NEW YORK (The Deal) -- Jana Partners' $2 billion investment in Qualcomm (QCOM - Get Report) and its attendant activist campaign has been constructive. Until now. The relationship turned bumpy in late June after the technology company's executive chairman said that there were no plans to spin off a chipmaking and tech licensing business.

Those comments came after Jana Partners in April began publicly urging Qualcomm to consider whether a "partial or full" separation of those business units made sense. Founder Barry Rosenstein contends that there clearly is a "sum of the parts" discount in the stock, and he had been engaging the company for several months before launching the public campaign.

Rosenstein made a variety of demands--at least two of which appear to have been partly met so far: Qualcomm authorized a $15 billion share repurchase program, though that also came after the resolution of a major antitrust dispute in China. The company also hired outside consultants to do a cost review.

Rosenstein argues that his firm's thesis is not "predicated" on a partial or full separation of the licensing and chipset business, but Jana Partners probably wasn't too pleased with the decision to keep the units intact. A Jana spokesman declined to comment. But pressing companies to spin off divisions is a key part of Jana's modus operandi for unlocking shareholder value. It took only 12 days for Rosenstein's campaign at ConAgra Foods CAG to drive that company to spin off its private brands business. And tech outsourcer Computer Sciences Corp. (CSC) in May announced it would split into two businesses only a few months after Jana Partners launched a campaign seeking a strategic review.

If Qualcomm fails to cut costs, replace "overtenured" directors, or deploy its buybacks faster in the coming months -- all things Jana wants -- the activist fund's stance could turn increasingly hostile. Expect to hear more about at least some of Qualcomm's responses at the company's July 22 earnings call. CEO Steven Mollenkopf said in April that the company will report on the cost assessment on that call.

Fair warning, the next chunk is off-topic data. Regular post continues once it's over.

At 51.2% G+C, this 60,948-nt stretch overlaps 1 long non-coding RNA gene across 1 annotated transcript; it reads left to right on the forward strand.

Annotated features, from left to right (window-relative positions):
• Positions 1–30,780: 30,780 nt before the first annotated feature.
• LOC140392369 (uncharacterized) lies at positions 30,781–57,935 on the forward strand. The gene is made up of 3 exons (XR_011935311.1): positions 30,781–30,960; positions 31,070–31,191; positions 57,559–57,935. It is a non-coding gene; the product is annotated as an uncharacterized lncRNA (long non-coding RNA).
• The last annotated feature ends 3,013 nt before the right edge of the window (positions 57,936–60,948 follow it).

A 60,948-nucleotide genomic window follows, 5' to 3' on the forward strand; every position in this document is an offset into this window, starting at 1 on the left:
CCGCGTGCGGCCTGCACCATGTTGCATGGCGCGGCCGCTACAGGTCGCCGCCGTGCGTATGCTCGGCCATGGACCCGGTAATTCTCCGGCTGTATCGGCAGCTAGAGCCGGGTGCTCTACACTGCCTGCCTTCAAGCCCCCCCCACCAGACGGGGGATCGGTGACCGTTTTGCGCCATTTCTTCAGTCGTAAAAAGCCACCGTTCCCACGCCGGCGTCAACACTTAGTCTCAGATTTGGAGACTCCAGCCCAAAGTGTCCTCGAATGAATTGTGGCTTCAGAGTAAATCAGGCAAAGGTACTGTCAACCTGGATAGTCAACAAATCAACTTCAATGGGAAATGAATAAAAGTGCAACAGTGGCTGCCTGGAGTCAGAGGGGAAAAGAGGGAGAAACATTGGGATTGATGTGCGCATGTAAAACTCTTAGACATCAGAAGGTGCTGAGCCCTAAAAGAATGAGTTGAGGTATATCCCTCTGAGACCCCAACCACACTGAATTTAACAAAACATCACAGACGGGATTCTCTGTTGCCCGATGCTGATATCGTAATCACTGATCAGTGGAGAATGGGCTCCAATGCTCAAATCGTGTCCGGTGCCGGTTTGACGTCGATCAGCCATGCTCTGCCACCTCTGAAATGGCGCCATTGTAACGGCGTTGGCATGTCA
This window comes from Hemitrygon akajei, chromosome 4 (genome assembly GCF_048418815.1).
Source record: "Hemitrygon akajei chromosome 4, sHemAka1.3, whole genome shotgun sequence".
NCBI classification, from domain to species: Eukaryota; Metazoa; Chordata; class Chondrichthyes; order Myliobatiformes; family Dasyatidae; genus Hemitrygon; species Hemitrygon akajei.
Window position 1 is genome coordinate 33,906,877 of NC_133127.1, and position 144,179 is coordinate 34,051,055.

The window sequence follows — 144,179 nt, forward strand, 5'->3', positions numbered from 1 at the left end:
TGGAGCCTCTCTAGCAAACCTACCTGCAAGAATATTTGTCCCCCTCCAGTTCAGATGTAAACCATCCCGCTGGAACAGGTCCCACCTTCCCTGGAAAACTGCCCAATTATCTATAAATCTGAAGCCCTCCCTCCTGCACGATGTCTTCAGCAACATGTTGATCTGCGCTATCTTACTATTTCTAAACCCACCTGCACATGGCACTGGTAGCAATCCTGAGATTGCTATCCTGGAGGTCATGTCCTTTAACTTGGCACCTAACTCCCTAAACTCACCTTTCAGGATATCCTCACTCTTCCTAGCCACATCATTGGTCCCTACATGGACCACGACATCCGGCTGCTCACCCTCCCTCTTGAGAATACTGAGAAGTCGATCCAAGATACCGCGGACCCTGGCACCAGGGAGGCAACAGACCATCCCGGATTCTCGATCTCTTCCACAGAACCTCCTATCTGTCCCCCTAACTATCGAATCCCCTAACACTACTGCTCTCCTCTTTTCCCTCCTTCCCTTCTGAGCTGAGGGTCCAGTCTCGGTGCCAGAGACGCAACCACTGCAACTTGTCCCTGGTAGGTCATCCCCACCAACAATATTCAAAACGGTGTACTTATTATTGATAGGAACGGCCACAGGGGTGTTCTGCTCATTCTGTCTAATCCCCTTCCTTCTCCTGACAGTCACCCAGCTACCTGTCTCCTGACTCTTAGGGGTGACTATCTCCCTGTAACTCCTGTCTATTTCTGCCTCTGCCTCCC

It's not clear, though, exactly what Jana could do if Mollenkopf digs in his heels. With no special shareholder meetings and no ability to act by written consent, Jana will have to wait until next year to launch a proxy contest. Director nominees are due by Dec. 10.

A contest running to its conclusion at the $101 billion market-cap company would be monumental and in many ways unprecedented. It would be the biggest contest ever, hugely expensive -- surpassing the two battles that currently top the list. Both of those -- Trian's battle at DuPont (DD - Get Report) -- and Pershing Square's 2009 contest at Target (TGT - Get Report) --were embarrassing failures for the activists.

Jana's most recent contest, in 2013, involved another bid company -- Agrium (AGU). Rosenstein's nominees lost after an acrimonious 10-month campaign. The disappointment there -- and the magnitude of a Qualcomm contest -- is likely weighing on Rosenstein. And Qualcomm likely senses some vulnerability.

The company, though, also has some weaknesses. In March, roughly 42% of shareholders opposed Qualcomm's executive pay packages, suggesting that there is a large disgruntled group of investors who believe the compensation plans aren't aligned with returns. Qualcomm argues that a key part of the package involved one-time retention grants to Mollenkopf, as he was being recruited to fill Microsoft (MSFT - Get Report) CEO post. Next year's executive pay will not be as rich, according to a spokesman.

Nevertheless, speaking on the sidelines of a recent conference, Rosenstein suggested that a large negative executive pay vote often hints at other issues afflicting a targeted company. "It's not dispositive but it could be indicative of a deeper problem," he said.

Qualcomm also has maintained a "worst in class" governance rating from Institutional Shareholder Services, a 10 out of 10 ranking that hasn't improved in recent months despite Jana's advances. The ISS report, obtained by The Deal, raises a number of red flags that gibe with Jana Partners' concerns, including worries about over-tenured directors and a "pay for performance misalignment."

And while no activist has won a proxy contest at a $50 billion-plus target company, a few large director-election battles have settled, including a campaign led by an ex-Obama administration task force member at General Motors (GM - Get Report) that concluded this year, and Carl Icahn's contest at eBay (EBAY - Get Report) last year. So Qualcomm and Jana could work out a deal to avoid a costly proxy battle.

Such a deal might include making some strategic acquisitions, and some shareholder-friendly changes to executive pay packages.

The chipset business spinoff, though, could be a major sticking point. Jana points to an analyst report from research firm Arete suggesting that the spinoff and public listing of the chip business would "make for an attractive take-out" by Intel (INTC - Get Report), which "has long struggled to keep up with the radio features of Qualcomm's modems and is losing over $3 billion a year in its mobile division."

December may seem a long way off, but for Qualcomm, the weeks and months will pass quickly.